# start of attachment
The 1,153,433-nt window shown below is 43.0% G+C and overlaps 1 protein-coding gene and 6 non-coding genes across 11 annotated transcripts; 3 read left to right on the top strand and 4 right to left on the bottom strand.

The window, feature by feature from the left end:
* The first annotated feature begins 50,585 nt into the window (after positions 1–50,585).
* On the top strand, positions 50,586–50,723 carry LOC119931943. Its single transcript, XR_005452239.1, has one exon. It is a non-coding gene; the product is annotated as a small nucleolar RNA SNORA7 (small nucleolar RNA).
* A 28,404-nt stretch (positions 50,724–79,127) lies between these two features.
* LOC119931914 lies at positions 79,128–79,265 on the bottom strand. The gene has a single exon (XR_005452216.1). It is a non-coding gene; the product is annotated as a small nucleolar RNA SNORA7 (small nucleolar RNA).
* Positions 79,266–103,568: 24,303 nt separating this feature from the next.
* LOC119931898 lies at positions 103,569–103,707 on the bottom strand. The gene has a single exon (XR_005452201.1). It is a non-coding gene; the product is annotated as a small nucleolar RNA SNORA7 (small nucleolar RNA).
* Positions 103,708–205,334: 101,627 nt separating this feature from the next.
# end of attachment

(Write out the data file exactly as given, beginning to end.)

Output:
The 1,153,433-nt window shown below is 43.0% G+C and overlaps 1 protein-coding gene and 6 non-coding genes across 11 annotated transcripts; 3 read left to right on the top strand and 4 right to left on the bottom strand.

The window, feature by feature from the left end:
* The first annotated feature begins 50,585 nt into the window (after positions 1–50,585).
* On the top strand, positions 50,586–50,723 carry LOC119931943. Its single transcript, XR_005452239.1, has one exon. It is a non-coding gene; the product is annotated as a small nucleolar RNA SNORA7 (small nucleolar RNA).
* A 28,404-nt stretch (positions 50,724–79,127) lies between these two features.
* LOC119931914 lies at positions 79,128–79,265 on the bottom strand. The gene has a single exon (XR_005452216.1). It is a non-coding gene; the product is annotated as a small nucleolar RNA SNORA7 (small nucleolar RNA).
* Positions 79,266–103,568: 24,303 nt separating this feature from the next.
* LOC119931898 lies at positions 103,569–103,707 on the bottom strand. The gene has a single exon (XR_005452201.1). It is a non-coding gene; the product is annotated as a small nucleolar RNA SNORA7 (small nucleolar RNA).
* Positions 103,708–205,334: 101,627 nt separating this feature from the next.